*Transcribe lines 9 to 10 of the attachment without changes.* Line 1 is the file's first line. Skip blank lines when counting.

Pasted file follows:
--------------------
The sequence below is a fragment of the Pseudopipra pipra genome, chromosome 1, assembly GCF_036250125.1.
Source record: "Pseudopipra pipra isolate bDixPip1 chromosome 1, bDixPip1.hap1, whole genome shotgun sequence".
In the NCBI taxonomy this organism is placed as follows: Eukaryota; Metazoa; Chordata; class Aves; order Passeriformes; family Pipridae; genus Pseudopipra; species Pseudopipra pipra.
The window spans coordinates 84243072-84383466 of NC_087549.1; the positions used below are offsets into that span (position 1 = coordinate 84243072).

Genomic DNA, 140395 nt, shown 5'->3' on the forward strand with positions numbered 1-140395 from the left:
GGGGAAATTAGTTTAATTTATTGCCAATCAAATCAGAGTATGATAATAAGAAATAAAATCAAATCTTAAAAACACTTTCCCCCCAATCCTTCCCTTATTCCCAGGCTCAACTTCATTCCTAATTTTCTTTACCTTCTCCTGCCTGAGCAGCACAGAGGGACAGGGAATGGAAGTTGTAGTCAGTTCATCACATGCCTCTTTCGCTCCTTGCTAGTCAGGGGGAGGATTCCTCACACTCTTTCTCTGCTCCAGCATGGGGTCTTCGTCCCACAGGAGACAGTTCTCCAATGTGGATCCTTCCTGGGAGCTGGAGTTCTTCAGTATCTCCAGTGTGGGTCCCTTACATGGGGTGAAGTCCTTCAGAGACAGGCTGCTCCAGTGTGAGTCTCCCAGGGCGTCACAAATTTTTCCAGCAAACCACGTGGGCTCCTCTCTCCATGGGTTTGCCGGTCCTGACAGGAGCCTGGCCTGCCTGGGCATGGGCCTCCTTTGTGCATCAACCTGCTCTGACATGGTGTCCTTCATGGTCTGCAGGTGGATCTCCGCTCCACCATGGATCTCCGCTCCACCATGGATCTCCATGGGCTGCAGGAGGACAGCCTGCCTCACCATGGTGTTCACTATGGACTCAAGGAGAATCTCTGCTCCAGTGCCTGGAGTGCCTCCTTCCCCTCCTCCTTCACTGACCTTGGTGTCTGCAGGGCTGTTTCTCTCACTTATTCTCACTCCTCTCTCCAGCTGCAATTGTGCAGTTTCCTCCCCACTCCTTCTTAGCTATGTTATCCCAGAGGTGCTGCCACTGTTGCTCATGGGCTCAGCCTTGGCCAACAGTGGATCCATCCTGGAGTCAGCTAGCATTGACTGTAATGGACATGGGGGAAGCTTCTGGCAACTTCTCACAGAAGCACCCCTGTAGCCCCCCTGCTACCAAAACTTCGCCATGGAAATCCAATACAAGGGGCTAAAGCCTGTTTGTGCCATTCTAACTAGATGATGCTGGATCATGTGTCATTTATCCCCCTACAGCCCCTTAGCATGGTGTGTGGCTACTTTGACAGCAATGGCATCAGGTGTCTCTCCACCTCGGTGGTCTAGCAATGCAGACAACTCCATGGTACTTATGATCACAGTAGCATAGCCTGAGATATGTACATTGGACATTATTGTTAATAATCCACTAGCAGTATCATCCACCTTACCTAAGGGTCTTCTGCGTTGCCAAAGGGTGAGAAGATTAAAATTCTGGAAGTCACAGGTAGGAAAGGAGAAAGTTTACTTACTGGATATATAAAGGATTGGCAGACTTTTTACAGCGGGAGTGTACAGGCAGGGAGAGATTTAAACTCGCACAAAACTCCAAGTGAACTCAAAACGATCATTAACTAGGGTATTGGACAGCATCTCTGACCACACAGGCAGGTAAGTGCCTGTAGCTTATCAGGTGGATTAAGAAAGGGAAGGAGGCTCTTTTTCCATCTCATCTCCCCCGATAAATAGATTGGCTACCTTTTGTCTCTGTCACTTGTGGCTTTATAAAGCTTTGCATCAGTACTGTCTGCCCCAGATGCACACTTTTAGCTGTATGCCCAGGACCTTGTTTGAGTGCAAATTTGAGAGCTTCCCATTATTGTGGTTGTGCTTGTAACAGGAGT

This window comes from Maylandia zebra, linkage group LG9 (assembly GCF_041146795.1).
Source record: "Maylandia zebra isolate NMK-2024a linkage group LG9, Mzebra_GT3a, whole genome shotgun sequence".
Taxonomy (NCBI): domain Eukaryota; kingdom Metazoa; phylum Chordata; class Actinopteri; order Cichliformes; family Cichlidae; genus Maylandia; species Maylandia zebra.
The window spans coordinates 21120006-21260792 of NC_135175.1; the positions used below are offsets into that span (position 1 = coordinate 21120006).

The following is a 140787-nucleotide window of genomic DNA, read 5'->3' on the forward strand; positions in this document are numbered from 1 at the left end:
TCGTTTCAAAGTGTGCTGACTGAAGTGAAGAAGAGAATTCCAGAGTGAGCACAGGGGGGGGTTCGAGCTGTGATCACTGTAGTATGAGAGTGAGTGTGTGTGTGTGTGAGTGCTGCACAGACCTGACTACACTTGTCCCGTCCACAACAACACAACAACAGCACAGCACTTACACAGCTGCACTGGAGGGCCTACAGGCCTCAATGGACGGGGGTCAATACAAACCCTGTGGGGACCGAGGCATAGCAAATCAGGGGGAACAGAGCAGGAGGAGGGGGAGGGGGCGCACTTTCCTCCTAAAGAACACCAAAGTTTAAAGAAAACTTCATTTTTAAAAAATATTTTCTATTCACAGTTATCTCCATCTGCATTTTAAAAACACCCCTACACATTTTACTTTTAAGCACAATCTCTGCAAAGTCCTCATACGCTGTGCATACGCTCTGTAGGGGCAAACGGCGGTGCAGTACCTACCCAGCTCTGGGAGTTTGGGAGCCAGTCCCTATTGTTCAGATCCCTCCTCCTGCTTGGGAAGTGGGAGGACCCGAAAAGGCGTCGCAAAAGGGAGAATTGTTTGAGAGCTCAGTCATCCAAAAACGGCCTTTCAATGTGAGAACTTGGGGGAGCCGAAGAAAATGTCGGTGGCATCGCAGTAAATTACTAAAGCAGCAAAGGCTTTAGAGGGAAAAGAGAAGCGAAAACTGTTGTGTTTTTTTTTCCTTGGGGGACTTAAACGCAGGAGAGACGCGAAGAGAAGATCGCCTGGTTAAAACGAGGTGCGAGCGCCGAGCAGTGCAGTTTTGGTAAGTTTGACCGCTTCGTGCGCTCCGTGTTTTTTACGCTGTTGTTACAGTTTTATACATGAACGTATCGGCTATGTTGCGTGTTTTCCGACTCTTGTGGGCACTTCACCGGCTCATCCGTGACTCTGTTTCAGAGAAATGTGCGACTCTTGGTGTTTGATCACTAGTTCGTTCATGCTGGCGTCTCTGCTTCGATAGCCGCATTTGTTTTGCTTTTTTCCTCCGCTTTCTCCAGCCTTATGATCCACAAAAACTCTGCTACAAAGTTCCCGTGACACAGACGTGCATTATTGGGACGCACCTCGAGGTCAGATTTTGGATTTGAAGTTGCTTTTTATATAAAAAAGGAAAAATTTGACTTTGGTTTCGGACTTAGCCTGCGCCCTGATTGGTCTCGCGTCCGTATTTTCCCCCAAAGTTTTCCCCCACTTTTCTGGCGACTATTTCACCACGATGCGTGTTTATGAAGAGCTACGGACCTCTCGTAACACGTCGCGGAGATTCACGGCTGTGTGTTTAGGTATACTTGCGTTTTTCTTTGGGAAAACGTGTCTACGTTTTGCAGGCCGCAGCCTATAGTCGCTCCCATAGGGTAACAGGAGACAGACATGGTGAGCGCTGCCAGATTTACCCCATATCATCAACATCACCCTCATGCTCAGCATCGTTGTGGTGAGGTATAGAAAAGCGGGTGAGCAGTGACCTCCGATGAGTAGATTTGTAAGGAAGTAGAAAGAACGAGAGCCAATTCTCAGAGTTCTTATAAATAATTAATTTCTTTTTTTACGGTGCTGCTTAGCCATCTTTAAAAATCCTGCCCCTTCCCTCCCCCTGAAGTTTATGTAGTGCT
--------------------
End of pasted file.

Taxonomy (NCBI): domain Eukaryota; kingdom Metazoa; phylum Chordata; class Actinopteri; order Cichliformes; family Cichlidae; genus Maylandia; species Maylandia zebra.
The window spans coordinates 21120006-21260792 of NC_135175.1; the positions used below are offsets into that span (position 1 = coordinate 21120006).